Even if you aren’t using them to remove the nubs you’ll want a good hobby knife in your toolkit. There’s many uses for them, including cutting decals and even applying stickers. I use a wide knifed blade as a pry to get in and separate stuck pieces. X-Acto makes a good starting set which a couple handle sizes and various blade options.
|Safety Tip: Always try to cut away from yourself. That way, if you slip, you're less likely to cut into yourself. Sometimes, however, you have to cut toward yourself in order to get a nice clean cut. Whichever direction, it's important to hold the piece you're cutting in such away that none of your fleshy bits are along path of your cut. If you're cutting downward be sure to do so with the aid of a proper cutting mat below!|
Teezers are great for applying stickers and decals. Sometimes they’re great for getting a small part in place too.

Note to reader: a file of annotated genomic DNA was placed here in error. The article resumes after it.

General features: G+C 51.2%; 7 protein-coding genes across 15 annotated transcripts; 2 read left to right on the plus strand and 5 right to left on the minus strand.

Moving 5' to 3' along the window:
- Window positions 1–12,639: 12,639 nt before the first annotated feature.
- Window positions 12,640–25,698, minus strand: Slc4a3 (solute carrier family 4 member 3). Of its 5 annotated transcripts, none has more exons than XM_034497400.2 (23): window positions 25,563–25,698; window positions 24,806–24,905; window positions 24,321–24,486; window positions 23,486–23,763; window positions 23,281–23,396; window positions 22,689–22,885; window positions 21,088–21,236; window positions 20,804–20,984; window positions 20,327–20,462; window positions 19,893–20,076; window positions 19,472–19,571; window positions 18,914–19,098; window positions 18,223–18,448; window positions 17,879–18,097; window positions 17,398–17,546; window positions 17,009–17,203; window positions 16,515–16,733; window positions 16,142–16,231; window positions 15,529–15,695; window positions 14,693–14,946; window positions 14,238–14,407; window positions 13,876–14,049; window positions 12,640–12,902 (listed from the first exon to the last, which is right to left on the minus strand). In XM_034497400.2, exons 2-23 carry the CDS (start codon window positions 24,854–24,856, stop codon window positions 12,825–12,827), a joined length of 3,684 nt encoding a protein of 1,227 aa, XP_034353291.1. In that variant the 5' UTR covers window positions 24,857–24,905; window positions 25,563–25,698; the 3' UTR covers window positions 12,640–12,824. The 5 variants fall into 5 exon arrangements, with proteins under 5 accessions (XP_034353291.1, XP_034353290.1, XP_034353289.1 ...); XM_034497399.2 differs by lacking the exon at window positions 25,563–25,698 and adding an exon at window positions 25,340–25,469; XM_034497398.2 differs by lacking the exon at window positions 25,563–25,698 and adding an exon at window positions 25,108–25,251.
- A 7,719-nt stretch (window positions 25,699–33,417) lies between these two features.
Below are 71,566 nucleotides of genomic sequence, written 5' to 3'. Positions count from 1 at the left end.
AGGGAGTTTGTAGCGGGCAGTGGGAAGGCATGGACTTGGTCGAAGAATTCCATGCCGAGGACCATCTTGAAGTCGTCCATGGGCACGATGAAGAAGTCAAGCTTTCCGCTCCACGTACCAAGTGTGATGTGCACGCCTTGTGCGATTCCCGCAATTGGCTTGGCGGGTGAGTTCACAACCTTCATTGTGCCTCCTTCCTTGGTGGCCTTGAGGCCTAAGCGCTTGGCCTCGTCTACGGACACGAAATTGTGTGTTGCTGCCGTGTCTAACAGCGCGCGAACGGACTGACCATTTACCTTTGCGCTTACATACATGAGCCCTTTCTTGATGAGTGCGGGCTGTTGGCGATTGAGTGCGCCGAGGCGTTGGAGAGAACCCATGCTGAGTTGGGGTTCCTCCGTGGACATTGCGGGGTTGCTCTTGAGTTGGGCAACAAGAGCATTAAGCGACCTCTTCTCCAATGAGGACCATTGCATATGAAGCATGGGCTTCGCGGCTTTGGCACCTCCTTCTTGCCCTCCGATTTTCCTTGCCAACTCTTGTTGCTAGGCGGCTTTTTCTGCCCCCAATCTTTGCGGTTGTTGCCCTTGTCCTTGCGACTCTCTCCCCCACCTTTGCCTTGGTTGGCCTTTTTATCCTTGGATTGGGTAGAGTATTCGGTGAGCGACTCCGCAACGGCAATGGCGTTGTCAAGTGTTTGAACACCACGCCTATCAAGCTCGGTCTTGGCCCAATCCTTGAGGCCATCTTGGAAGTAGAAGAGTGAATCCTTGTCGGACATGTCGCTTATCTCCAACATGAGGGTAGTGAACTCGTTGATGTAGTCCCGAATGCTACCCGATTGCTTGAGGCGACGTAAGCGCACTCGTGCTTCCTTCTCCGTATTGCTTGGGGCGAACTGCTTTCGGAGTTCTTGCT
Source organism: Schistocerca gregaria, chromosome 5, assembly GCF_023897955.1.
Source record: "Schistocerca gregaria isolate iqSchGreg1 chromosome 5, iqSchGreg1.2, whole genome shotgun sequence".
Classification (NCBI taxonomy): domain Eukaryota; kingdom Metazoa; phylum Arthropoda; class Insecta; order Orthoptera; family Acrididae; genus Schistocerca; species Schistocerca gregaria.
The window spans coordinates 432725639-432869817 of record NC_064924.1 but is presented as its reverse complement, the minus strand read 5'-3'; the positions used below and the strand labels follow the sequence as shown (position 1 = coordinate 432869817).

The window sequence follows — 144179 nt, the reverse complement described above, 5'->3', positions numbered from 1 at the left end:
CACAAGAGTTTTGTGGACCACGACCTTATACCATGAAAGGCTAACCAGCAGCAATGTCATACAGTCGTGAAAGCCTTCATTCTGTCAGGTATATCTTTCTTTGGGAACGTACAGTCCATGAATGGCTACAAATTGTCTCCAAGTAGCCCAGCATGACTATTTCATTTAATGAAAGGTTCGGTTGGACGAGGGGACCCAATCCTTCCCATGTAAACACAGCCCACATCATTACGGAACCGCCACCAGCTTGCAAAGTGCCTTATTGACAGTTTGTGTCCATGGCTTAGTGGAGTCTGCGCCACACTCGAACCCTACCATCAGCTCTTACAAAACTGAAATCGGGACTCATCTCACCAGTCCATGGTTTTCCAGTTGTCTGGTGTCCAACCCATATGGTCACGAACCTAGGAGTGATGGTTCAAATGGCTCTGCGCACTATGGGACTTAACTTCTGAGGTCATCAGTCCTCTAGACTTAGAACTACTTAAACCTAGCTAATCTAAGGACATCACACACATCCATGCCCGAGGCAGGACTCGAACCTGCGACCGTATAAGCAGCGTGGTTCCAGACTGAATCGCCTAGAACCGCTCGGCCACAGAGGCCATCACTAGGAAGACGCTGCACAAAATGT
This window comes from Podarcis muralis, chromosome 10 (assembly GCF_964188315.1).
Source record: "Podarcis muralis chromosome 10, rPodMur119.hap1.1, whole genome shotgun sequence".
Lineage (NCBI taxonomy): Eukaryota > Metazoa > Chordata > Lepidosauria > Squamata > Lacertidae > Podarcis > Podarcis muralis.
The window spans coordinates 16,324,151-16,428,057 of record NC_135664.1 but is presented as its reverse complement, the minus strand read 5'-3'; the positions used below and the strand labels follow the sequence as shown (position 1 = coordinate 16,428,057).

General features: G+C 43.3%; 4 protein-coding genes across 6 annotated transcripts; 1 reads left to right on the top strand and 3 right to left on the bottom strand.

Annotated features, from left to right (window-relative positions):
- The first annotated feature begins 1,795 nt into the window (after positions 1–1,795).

I recommend a pair of sturdy, right angle tweezers. While any pair will do, I find right angles are the best for decals/stickers. You want sturdy ones too because they will last the longest. If you look at some of the inexpensive tweezer sets on Amazon, they’re so thin and flimsy that they will bend out of place with just the smallest amount of pressure.
I mention this, having not needed to use a screwdriver on Gunpla in a very long time, because Bandai hasn’t included screws in their kits for just as long. In the late 90’s, early 2000’s, you’d see screws on PG and even some MG kits to hold the joints together. These screws absolutely suck, but aren’t too bad if you have the right screwdriver.